“Similar to sitting at the council table, I’ve been there, seen it, I kind of know what it’s about. It’s not my first rodeo. Similarly, I’m well aware that he’s (Wheeler) running the city and it’s not for me to drop in every day and say ‘get on this as a first priority’. No, he’s doing his job, I provide input and we talk about long term so that he’s constantly shifting between short term and long term and many conversations with me are about vision and policy, not details of the every day. I guess another part of that is I am sometimes telling him stuff. I saw a billboard where the police chief’s face had been defaced; you can’t have that. So it’s that ‘man about town’ part of it. I was able to tell him about that and he was able to contact staff and take care of that. Or, I heard from a constituent this crosswalk that was going to be in, and ‘can you give me the status on this?’ so I can report back. It’s not telling him what to do but what I know, and he can add that to the mix.”
Q — Do your observations count for more?
“Right, do I get three votes and everyone else gets one? I tell him something and he jumps, right? No, but being a fact finder for him has been useful: ‘Here’s what I’ve been hearing, let’s bring that to the table,’ rather than ‘do this.’ I think it’s an important distinction.”
Q — You arrived here 15 years ago. At the time did you foresee yourself being mayor?
“Great question. One of those things I realized when I filed for office is that there’s a word for what I’ve been doing: campaigning. Because I’ve kind of wandered around being cheerful and enthusiastic, which I think is a great element of the community, which can probably be annoying, especially for my wife. But I know a lot of people and I try to be thoughtful about what I do and how I spend my time and I think that’s a great personality trait. It’s not the only one, but ... by and large ...”
Q – (Asked about his extensive community involvement) Is all that the campaigning that what you refer to?
“I’m trying to put my time where my mouth is, and I had the time. As a full-time Dad and spending a lot of time with my daughters, I needed time to play with grownups, to find my own ballast. I was doing what I needed to do to get through, but also making choices in keeping with my values, which I think we all try to do.”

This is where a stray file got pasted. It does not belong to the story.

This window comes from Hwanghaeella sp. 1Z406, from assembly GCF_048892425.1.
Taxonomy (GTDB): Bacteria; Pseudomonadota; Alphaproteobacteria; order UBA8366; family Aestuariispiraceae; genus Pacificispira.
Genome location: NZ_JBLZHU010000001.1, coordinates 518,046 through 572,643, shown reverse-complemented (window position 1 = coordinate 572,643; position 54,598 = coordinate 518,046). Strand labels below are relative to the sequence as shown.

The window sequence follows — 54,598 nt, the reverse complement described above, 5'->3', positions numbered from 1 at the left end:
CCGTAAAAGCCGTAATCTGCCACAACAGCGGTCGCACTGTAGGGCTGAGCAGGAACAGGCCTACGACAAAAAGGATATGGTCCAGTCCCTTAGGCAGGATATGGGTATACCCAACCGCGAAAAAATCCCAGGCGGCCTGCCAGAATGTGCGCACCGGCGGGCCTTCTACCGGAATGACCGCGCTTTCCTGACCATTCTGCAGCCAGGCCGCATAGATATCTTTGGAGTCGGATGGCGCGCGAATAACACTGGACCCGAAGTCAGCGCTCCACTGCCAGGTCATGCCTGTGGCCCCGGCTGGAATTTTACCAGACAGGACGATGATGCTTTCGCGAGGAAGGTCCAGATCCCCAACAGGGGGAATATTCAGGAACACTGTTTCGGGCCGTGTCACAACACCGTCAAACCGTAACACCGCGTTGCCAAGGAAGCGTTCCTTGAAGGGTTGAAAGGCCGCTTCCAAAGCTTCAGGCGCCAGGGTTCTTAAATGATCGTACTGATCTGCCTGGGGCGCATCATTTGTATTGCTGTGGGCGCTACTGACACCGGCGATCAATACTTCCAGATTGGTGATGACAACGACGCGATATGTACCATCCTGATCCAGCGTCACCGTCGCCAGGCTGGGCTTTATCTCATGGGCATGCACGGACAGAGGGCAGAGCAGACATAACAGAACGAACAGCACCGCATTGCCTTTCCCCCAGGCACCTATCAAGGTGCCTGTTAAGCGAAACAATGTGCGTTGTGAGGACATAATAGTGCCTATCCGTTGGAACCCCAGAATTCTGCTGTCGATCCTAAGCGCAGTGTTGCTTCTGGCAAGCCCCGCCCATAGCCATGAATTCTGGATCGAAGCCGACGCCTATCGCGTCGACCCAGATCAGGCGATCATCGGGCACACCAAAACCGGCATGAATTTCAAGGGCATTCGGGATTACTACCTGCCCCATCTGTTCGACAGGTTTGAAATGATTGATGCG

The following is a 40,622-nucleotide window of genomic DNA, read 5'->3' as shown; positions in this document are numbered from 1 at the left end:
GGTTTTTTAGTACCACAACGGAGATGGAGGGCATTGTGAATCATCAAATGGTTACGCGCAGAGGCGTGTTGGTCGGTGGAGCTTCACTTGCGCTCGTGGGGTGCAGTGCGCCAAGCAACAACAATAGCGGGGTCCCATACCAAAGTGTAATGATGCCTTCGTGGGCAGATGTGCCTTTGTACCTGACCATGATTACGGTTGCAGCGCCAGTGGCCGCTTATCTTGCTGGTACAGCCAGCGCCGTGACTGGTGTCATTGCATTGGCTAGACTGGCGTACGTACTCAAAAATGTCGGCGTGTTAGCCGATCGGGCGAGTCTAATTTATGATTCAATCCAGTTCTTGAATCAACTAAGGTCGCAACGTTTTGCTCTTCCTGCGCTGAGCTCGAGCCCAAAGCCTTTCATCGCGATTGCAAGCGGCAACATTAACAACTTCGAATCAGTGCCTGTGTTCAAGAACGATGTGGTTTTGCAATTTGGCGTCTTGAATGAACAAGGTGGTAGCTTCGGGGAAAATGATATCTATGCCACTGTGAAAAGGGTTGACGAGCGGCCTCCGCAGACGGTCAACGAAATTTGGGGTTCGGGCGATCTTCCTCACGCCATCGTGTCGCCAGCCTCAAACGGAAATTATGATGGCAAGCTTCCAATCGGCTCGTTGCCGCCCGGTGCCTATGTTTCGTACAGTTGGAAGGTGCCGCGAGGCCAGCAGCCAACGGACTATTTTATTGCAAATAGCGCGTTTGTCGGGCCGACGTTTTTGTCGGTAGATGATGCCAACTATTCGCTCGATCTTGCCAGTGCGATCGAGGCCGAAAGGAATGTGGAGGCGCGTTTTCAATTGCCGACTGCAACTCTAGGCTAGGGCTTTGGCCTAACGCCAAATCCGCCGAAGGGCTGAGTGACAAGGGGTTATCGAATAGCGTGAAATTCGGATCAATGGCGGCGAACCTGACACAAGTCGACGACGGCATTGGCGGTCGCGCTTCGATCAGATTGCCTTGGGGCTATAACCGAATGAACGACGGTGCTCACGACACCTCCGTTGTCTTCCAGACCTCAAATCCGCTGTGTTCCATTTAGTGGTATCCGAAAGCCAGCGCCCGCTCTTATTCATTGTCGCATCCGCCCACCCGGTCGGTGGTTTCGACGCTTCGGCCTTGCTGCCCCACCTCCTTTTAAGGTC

Q — So how does all this translate to serving as mayor?
“I think I have a broad and deep engagement to my town. This has been my community where I’ve worked, and my wife’s business is, this is our home, and we raised our kids here, and I think that’s a great preparation for being the leader of the community, because I think I’ve seen a lot of sides of the community and it’s great for the mayor to be familiar with all of them.”
Q — You spoke in the campaign about your goals (affordable housing, parking, and waterfront issues). Any change in that now that you’ve been in office?
“There have been a lot of interesting phases to this project. I thought a lot about it and consulted with people whose opinions I value. All summer I was running unopposed, and then I had an opponent (Greg Colt) who raised a lot of money and we had an active campaign in the fall, and being mayor-elect is a really interesting phase, it’s ‘I’m not in yet, but I’m talking to people, touching base, checking in, thanking. It was a really interesting and engaging phase.
“Another interesting thing is that three huge community issues got resolved weeks before I took office. Walmart got done, and it may come back, but right now it’s done, then Naito hotel got sorted out, and the Waterfront Refinement Plan, all done in December. I spent all fall wondering, ‘am I or not going to be deeply engaged with these issues?’ and they in fact went away — which felt right, because they were issues that Arthur had been super involved in and to get some closure would have been disappointing for him and the process to have those linger. He was totally involved in it and that previous council got those done.
“That sort of opened it up and those are currently not on my plate. One of the things I’m, very excited about is openness and community engagement, that city government is transparent and folks can see what’s happening and credible and representing people and particularly, I would say, representing all of us in the town. There are a lot folks in town and not everyone lives in a stunning view home. I want to make sure I’m the mayor for all of us, including being bilingual. I’m proud of being able to offer that.”
Coming in the March 25 edition: Part two: Parking, Heights urban development, and more. Blackburn: “Parking meters’ job is to create parking.”